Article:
The Taba Model


The Taba Model is simplistic, yet complete. If offers five steps to developing curriculum:
a. creating the units of work to be studied
b. testing these units with students
c. adapting units as necessary after the testing
d. creating a framework to test to ensure that all material is covered in a clear and complete manner
e. putting the unit of study into practice, while always creating new units to use in the classroom.

This model starts with the curriculum and the teacher’s view of what should be taught how and then tests it on students before declaring it effective. This model is very true to ISLLC 2. The justification for this is in the idea behind the teacher creating a welcoming and open environment (2.1a, 2.3b) that lets everyone feel like a positive team member and gives the best possible “learn by doing” approach to a child’s education. This model also represents the ideas behind ISLLC 1.2b – using data based strategies and strategic planning processes to make decisions on what is best in the classroom.

The Tyler Model

This model is a little more complex than the Taba Model, but has a similar design.
a. First, the material or curriculum that needs to be covered is selected based on three sources: students, society, and subject matter.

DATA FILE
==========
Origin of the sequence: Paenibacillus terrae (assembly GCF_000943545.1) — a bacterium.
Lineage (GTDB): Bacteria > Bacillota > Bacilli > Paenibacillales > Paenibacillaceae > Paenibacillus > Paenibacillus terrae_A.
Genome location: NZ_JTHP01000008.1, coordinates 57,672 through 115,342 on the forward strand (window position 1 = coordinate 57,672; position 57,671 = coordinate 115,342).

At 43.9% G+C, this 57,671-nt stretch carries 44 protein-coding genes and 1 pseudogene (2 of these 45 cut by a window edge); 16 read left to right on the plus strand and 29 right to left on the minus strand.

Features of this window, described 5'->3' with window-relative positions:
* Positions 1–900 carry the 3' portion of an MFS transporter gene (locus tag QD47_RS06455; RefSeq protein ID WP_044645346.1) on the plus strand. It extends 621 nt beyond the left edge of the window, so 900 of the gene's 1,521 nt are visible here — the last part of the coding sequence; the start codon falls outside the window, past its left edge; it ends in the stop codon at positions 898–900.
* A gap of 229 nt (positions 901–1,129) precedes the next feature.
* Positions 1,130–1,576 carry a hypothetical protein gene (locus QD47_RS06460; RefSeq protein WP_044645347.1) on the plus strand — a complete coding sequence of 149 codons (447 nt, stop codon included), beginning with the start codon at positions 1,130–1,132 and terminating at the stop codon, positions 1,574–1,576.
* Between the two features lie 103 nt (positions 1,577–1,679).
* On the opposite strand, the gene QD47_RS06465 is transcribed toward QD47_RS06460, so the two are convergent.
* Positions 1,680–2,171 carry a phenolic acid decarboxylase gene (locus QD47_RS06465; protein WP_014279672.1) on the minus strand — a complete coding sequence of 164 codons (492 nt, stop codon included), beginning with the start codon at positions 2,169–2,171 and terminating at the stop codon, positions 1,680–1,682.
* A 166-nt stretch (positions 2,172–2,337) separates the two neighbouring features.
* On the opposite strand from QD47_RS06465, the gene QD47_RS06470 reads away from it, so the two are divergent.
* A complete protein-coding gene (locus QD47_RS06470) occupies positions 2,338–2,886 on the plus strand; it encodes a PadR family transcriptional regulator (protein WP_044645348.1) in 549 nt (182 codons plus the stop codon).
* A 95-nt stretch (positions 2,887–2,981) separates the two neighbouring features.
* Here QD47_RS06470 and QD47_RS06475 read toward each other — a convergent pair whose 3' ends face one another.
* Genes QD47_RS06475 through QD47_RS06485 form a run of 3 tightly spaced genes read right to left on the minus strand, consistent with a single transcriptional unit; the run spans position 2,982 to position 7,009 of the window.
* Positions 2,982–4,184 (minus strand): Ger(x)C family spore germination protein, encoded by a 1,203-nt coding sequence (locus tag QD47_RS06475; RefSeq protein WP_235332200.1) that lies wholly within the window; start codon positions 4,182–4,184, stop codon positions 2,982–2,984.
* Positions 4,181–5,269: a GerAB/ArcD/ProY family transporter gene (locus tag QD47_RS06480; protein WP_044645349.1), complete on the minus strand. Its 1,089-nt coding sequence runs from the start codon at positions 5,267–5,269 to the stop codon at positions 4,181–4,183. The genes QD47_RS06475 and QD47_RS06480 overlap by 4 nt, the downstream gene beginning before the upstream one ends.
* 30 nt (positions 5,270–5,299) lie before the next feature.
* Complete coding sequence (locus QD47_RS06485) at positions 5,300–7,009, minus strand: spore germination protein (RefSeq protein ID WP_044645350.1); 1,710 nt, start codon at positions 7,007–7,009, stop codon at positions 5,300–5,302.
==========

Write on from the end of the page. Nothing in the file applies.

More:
Sources:
  • Student- The needs of the student are examined—educational, social, occupational, psychological, and recreational. Data is collected using teacher observations, interviews with students, interviews with parents, etc. A set of potential objectives is identified.
  • Society- An analysis of the local community and national society is the next step in creating objectives. This is possible because here the developers are to develop a way of dividing life into categories: health, family, recreation, vocation, religion, consumption, and civic roles.
  • Subject Matter- The developer must look at the subjects that are in question to be taught and create objectives specific to the subject.

b. Then, the teacher creates some tentative (they will be changed later) generalized objectives for the learning. In this next step, Tyler’s Model differs from Taba’s because it asks the person creating the curriculum to “screen” the information based on their own philosophy of education and psychology of learning. This step forces teachers to think about their own findings about what is educationally sound so that the learning can fit these parameters.

c. Lastly, once all of these things have been considered, Tyler’s Model ends with creating more precise instructional objectives based on the general statements that were created earlier in the process.

Tyler’s Model fits soundly with ISLLC 6. This is an appropriate correlation because this model, unlike Taba’s, is concerned with individual perceptions (6.1) and the sources of education that are provided from society (6.2a, 6.3). It could be argued that this model also represents ISLLC 4.2 because it is asking the curriculum developer to respond to the needs of the community.

The Oliva Model


According to Oliva, a model curriculum should be simple, comprehensive and systematic.The Oliva Curriculum development model is composed of 12 components, namely:

a. Component 1: Philosophical formulation, target, mission and vision of the institution
b. Component 2: Analysis of the needs of the community where the school is located